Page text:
NationalWorld has compared the 2022 excess deaths with the five years between 2015 and 2019 to avoid any skewing of the figures due to the impact of Covid-19 not being felt equally across the country’s regions. The figures relate to the week deaths were registered.
What has been said about the data?
Concerns have been raised about the impact of the crisis currently facing the NHS on the public this winter. In December ManchesterWorld showed that hundreds of people were waiting for ambulances, with 100 stuck outside hospitals unable to hand their patients over to the care of medical experts.
That is not the only indication Greater Manchester’s health service is under pressure. Stats released in December showed that in the run-up to Christmas Manchester University NHS Foundation Trust had the highest level of staff sickness of any hospital trust in England, adding to the pressure already on the system. Flu cases have also surged this winter.
As well as the severe problems facing the NHS, health experts have suggested that long waiting lists for elective care, or people having put off coming forward over conditions such as heart problems during the pandemic, are also playing into the rise in deaths in 2022.
Chris Thomas, principal health fellow and head of the commission on health and prosperity at the Institute for Public Policy Research (IPPR), said existing regional health inequalities – and the greater strain on services that poorer health can cause – means that northern health systems can feel the strain particularly acutely at times of unprecedented demand.
People in northern regions have shorter life expectancies and live fewer years before developing disabilities or health problems compared to southern regions, according to figures from the Office for Health Improvement and Disparities.
Lisa Nandy, Labour’s shadow secretary for levelling up and MP for Wigan, said: “It is unconscionable that the North continues to suffer from such stark health inequalities. After Covid, when communities in the North were locked down for far longer than other parts of the country, tackling the problem is even more vital.”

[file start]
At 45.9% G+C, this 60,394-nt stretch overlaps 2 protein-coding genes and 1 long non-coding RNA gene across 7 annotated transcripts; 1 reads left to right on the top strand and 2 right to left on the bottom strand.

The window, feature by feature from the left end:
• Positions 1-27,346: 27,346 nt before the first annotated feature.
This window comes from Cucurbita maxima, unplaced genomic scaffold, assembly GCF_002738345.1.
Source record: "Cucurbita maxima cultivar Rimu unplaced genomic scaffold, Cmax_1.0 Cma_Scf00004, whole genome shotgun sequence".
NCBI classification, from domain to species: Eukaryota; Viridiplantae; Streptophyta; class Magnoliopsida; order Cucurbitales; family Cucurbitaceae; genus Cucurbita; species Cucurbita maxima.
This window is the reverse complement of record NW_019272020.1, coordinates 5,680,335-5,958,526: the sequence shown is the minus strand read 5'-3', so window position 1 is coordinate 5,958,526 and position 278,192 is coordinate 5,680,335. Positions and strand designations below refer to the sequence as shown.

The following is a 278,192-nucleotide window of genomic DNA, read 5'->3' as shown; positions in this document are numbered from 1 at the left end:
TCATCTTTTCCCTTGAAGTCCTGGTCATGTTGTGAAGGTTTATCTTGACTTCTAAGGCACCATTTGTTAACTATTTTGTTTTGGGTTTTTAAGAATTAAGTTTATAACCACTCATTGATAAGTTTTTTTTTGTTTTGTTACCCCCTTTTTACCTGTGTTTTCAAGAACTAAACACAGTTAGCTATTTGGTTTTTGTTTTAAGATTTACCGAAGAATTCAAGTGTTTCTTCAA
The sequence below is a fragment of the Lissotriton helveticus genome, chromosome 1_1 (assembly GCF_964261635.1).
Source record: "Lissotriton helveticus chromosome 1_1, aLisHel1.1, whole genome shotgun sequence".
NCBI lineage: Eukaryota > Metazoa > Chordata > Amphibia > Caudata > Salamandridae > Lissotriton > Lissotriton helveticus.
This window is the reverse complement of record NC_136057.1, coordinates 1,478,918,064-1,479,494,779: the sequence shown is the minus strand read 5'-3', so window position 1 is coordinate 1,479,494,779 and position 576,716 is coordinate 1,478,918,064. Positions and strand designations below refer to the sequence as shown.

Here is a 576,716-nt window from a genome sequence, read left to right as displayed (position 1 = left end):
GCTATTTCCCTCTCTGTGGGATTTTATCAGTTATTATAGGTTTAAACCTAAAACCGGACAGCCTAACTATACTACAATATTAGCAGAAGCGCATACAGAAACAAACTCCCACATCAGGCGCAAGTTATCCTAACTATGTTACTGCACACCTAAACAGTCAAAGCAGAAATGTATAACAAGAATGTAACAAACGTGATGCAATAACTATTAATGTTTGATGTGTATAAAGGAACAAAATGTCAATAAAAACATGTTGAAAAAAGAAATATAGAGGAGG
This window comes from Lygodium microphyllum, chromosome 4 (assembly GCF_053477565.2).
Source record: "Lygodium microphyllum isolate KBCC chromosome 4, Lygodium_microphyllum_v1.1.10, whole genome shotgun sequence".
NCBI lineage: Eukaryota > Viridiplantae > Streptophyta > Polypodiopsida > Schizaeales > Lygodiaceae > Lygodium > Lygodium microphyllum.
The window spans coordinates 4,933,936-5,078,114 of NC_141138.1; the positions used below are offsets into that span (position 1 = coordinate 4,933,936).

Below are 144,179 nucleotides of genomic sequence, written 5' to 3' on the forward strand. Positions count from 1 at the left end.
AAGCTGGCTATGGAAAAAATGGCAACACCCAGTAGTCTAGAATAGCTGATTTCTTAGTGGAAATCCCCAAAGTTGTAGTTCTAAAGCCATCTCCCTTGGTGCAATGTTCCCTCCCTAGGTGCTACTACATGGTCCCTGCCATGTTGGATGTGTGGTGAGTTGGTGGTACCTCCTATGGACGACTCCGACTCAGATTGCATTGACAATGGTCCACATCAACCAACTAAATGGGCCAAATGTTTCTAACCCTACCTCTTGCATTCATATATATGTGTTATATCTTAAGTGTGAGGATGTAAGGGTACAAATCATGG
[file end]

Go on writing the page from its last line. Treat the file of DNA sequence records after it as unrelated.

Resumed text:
Ms Nandy said Labour would launch a major scheme to train more health staff, paid for by abolishing non-dom tax status.
The Department for Health and Social Care was approached for comment. It pointed only to comments made by Health Secretary Steve Barclay in the House of Commons earlier this week when challenged on estimates from the Royal College of Emergency Medicine (RCEM) that between 300 and 500 people could be dying every week due to delays in emergency or urgent care. Mr Barclay said he had discussed the issue of excess deaths in detail with the chief medical officer and the medical director for NHS England, adding: “The point to note is this is something firstly that has happened internationally. It can’t be ascribed just to one issue as is so often the case.
“Some of the excess mortality will be due directly to Covid itself, albeit that will be a diminishing proportion, but it is also the case that some of the non-Covid excess mortality will be driven by quite a wide combination of factors. I think we have got to be quite cautious when those sort of numbers are bandied around.”